Thursday, November 20, 2008

Gender makes a difference in diabetic neuropathy

Gender makes a difference in diabetic neuropathy


Neuropathies are characterized by a progressive loss of nerve fibers
that can be assessed noninvasively by several tests of nerve function,
including nerve conduction studies and electromyography, quantitative
sensory testing, and autonomic function tests. A widely accepted
definition of diabetic peripheral neuropathy is "the presence of
symptoms and/or signs of peripheral nerve dysfunction in people with
diabetes after exclusion of other causes."1
Diabetic neuropathy is classified into several syndromes, each with a
distinct pattern of involvement of peripheral nerves. Patients often
have multiple or overlapping syndromes.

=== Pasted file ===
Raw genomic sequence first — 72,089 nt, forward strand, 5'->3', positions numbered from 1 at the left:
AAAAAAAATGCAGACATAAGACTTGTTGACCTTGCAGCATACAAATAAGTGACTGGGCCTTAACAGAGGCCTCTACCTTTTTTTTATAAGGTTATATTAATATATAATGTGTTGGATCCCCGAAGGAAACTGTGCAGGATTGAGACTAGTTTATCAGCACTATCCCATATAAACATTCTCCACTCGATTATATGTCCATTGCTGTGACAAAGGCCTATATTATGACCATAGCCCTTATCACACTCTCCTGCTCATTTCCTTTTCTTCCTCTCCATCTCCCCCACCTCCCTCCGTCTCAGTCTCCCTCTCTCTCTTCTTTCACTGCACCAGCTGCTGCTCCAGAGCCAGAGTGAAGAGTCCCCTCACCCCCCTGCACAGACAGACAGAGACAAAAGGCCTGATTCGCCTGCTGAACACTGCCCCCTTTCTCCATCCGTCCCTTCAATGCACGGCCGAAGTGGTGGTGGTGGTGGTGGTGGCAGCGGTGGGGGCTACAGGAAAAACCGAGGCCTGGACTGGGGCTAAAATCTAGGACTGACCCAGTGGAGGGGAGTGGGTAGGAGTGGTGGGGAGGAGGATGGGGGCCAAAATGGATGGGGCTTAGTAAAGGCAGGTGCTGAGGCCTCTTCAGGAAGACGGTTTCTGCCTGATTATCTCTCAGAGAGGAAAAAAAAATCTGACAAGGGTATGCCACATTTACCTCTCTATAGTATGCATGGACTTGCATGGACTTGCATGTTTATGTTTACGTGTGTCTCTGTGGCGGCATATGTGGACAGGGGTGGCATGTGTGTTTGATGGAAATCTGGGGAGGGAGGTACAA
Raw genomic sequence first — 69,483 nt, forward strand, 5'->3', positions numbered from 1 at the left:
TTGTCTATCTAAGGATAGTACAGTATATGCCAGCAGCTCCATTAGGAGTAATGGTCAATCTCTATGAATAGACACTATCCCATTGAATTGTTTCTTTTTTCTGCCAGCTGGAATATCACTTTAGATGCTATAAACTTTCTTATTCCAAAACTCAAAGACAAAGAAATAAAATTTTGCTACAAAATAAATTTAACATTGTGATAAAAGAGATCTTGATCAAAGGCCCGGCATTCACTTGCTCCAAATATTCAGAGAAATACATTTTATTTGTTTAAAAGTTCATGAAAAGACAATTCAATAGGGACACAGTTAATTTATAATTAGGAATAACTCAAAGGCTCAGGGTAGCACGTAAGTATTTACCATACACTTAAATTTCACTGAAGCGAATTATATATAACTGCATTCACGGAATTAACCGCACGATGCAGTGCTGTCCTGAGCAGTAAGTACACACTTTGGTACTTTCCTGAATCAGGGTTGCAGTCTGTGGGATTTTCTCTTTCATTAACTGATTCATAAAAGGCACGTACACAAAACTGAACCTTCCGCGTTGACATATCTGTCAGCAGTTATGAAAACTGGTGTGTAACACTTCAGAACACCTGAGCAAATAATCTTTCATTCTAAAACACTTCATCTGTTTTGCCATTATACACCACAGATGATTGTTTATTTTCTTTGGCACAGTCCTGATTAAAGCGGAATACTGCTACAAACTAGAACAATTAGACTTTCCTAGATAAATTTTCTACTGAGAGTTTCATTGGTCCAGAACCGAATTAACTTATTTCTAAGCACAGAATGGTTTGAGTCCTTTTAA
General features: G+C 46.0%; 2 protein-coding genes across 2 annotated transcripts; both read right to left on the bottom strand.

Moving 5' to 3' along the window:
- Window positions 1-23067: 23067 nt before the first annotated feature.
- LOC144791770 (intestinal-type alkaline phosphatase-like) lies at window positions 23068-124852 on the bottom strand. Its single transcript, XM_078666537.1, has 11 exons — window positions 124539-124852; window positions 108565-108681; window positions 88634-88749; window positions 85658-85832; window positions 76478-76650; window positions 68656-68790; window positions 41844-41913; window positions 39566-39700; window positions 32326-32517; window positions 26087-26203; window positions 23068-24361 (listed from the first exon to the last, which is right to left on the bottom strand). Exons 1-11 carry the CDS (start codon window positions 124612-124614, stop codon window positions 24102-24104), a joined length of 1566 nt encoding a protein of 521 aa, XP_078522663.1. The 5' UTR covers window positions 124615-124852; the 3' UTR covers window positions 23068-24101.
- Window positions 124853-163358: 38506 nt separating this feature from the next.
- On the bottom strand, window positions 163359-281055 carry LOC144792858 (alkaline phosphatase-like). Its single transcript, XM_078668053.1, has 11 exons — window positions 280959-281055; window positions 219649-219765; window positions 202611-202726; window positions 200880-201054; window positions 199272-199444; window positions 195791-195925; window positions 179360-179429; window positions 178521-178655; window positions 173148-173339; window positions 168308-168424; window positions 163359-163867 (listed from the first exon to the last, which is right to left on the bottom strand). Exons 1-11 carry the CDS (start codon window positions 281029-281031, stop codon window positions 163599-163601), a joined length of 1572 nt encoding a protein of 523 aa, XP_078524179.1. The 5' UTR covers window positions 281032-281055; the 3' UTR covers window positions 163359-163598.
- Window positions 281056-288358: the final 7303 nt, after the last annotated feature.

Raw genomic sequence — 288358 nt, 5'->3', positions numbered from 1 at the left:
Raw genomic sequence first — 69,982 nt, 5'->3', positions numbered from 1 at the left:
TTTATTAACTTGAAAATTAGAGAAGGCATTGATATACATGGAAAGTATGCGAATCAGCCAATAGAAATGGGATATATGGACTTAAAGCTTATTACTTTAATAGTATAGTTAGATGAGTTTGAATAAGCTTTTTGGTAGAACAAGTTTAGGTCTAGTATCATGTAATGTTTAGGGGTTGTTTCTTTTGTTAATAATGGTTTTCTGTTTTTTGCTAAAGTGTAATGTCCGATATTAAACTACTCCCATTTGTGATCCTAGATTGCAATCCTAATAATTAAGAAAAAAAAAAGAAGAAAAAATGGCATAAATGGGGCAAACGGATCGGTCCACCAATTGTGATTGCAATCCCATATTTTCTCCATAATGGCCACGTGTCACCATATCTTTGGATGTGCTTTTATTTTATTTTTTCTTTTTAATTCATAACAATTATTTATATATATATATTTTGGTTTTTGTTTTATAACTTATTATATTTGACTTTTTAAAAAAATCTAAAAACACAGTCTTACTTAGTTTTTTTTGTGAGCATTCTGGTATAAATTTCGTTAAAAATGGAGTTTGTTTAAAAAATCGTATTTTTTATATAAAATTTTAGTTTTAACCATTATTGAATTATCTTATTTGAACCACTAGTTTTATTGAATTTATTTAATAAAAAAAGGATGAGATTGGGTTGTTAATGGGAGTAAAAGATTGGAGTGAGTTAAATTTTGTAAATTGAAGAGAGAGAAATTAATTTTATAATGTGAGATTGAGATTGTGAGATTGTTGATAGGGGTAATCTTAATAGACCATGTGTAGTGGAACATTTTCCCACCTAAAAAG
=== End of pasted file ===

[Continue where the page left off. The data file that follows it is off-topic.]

Peripheral neuropathies
have been described in patients with primary (types 1 and 2) and
secondary diabetes of diverse causes, suggesting a common etiologic
mechanism based on chronic hyperglycemia. The contribution of
hyperglycemia has received strong support from the Diabetes Control and
Complications Trial (DCCT).2
The dose-dependent effect of hyperglycemia on nerves has been supported
further in recent years by increasing recognition of an association
between impaired glucose tolerance (prediabetes) and peripheral
neuropathy.3 Pathologically, numerous changes have been demonstrated in both myelinated and unmyelinated fibers.

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